PETE STEFANOVIC: Let's bring in the Assistant Minister for Defence and a former Afghanistan veteran, too. Andrew Hastie joins us live from Mandurah in WA. Nice and early for you, Andrew – appreciate you getting up for us. Let's start with Remembrance Day. How do you reflect on a day like today?
THE HON ANDREW HASTIE MP, ASSISTANT MINISTER FOR DEFENCE: Good morning, Pete. Great to be with you. Remembrance Day is a really important day in the calendar, obviously and especially so, since we've missed Anzac Day over the last two years and Remembrance Day today where we give thanks for the peace and stability we enjoy here in this country and in the region. We remember those who have given their lives that we might enjoy it. And a country that doesn't acknowledge those who've sacrificed really doesn't have a sense of self – that's why Remembrance Day and Anzac Day are so important on our national calendar.
PETE STEFANOVIC: Given the end of Afghanistan – the war there I mean – this year, and the war footing if I can put it that way that we're currently on with China, what kind of lessons does Remembrance Day serve up?
ANDREW HASTIE: I think it's a reminder that peace requires sacrifice – but it also requires strength. Weakness is provocative in my view, and so that's why we've always got to be prepared to defend our country, our values, and our interests. And that's what this government has been doing. That's why we are responding to the changing circumstances in the region and we're investing heavily in defence, particularly through the new trilateral arrangement that we've struck with AUKUS.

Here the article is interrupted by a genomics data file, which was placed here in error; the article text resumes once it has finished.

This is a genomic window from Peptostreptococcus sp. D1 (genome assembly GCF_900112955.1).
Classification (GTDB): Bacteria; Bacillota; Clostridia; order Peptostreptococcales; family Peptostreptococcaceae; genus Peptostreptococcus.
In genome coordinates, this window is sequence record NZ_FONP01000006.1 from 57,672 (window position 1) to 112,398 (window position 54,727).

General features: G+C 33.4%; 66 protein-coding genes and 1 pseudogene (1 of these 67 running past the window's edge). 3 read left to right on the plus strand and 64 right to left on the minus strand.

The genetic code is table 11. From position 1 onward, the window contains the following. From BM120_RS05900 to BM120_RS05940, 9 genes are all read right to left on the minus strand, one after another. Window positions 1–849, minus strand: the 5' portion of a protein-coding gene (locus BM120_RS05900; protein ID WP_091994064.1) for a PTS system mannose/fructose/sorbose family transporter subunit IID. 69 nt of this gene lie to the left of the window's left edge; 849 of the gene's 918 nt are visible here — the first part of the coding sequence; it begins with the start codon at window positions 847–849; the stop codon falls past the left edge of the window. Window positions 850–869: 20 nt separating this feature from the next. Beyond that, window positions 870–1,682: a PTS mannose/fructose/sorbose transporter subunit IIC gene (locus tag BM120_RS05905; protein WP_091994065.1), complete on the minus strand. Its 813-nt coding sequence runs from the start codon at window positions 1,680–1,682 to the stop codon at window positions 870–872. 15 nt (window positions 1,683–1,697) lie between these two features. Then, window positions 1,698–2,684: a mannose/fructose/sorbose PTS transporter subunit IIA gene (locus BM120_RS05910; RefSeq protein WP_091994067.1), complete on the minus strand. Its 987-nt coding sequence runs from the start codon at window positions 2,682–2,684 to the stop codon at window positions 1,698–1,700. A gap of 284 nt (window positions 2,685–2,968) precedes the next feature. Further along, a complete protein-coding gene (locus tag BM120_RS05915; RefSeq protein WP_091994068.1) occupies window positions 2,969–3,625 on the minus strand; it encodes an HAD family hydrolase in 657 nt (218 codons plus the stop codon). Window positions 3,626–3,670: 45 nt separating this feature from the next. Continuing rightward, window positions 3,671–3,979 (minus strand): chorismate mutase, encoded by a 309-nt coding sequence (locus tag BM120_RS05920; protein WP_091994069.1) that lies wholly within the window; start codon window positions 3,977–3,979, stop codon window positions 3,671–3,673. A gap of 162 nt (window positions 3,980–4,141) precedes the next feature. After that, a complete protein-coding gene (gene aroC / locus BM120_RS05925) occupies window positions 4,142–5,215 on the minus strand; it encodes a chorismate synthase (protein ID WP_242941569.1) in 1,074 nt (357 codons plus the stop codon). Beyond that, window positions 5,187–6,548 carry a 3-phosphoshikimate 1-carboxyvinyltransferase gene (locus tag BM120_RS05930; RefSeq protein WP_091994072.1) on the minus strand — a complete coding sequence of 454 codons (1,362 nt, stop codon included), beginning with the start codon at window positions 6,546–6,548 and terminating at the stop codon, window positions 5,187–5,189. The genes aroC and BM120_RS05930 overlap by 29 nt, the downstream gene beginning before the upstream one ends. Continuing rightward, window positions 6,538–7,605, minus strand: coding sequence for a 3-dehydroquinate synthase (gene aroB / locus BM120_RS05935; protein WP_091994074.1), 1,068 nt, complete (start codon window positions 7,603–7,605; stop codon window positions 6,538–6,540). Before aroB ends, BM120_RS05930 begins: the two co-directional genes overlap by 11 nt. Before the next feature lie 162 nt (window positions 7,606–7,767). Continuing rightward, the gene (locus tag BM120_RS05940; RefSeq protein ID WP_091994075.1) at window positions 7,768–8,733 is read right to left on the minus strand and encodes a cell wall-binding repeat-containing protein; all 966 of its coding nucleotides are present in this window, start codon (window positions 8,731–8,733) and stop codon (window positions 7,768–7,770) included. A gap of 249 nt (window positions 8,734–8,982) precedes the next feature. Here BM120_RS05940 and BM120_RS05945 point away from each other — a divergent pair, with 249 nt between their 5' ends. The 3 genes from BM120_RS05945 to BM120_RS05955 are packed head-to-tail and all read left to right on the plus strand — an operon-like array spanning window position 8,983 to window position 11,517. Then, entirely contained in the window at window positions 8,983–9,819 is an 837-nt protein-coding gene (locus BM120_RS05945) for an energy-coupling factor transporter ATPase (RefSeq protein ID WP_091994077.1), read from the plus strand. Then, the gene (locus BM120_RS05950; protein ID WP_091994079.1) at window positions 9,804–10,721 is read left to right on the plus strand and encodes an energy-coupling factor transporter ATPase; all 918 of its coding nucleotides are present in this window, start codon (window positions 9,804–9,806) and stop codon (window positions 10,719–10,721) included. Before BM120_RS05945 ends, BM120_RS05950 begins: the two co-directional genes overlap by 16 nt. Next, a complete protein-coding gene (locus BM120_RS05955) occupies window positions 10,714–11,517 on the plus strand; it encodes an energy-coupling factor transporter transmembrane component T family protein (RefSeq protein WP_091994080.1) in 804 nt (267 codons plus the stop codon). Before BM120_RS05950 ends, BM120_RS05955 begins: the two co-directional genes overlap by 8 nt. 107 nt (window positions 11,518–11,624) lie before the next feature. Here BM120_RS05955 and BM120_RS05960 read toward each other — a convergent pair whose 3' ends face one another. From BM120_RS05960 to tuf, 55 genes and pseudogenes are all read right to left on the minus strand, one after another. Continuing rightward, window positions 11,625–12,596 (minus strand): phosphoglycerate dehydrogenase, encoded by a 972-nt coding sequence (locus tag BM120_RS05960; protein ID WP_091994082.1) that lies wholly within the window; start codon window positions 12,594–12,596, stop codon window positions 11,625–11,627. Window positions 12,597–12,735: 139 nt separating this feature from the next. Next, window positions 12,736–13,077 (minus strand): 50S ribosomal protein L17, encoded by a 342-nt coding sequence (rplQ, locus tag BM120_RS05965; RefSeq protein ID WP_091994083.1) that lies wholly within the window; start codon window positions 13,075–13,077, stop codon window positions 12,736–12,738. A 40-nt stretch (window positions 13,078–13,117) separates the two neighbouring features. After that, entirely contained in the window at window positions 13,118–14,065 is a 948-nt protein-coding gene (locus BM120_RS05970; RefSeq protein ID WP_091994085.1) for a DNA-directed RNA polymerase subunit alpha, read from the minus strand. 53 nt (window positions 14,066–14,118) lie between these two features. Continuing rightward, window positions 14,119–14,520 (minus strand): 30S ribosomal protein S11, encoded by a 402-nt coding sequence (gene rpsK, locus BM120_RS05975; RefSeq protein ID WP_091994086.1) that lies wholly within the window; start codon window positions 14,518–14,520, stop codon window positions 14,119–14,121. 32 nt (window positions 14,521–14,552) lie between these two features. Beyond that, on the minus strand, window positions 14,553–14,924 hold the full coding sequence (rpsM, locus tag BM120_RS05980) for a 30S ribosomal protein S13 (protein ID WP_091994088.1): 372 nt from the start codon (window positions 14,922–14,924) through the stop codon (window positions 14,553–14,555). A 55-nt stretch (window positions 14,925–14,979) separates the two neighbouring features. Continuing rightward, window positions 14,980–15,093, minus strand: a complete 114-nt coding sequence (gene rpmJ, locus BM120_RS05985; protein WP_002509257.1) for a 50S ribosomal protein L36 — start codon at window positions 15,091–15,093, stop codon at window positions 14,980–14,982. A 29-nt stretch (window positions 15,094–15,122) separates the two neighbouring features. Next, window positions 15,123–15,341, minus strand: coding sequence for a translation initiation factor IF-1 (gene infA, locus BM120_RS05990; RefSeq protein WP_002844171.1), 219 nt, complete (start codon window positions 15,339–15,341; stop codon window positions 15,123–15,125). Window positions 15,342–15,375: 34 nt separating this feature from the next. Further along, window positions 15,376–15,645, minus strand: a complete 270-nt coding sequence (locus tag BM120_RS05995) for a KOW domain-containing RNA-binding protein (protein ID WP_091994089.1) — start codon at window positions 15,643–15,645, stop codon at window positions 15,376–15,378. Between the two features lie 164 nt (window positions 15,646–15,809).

PETE STEFANOVIC: Let's keep on the theme of China, it has called climate an existential crisis this morning, as it signs a significant pact with the US to share technologies and pledges. There's no shift on specific targets. But the agreement is and could be significant. What's your thoughts on that agreement? And those comments from China overnight? I mean they’re talking the talk, do they walk the walk?
ANDREW HASTIE: We’ll wait and see, but I certainly welcome those sentiments and it's great to hear that the US and China are talking about how they can both reduce their emissions. The fact of the matter is Australia consumes about 1% of the world's energy, and we emit about 1.2% of the world's carbon. The US and China consume more than 40% of the world's energy and emit more than 40% of the world's carbon. So they are big emitters. And if we're going to see any change on climate change, we need China and the US to work together. So I welcome any further bilateral cooperation between those two countries.
PETE STEFANOVIC: Does this put more pressure on Australia to make new commitments for 2030, which is a request that's come from the COP26 overnight?
ANDREW HASTIE: Look, I think we're well on track to hit our 2030 targets – indeed, go well beyond the 26 per cent to 28 per cent reduction on our 2005 levels. We're trending towards 35 per cent reduction on our emissions, and we’ve hit our 2020 targets. And we've always got to do things in our national interest as well. We are a productive economy. We produce the highest amount of LNG and coal exports which underpin our prosperity, we've had a massive uptake of solar. And we are leading other nations like the USA, Japan, even New Zealand in cutting our emissions. So we're doing very well as it stands.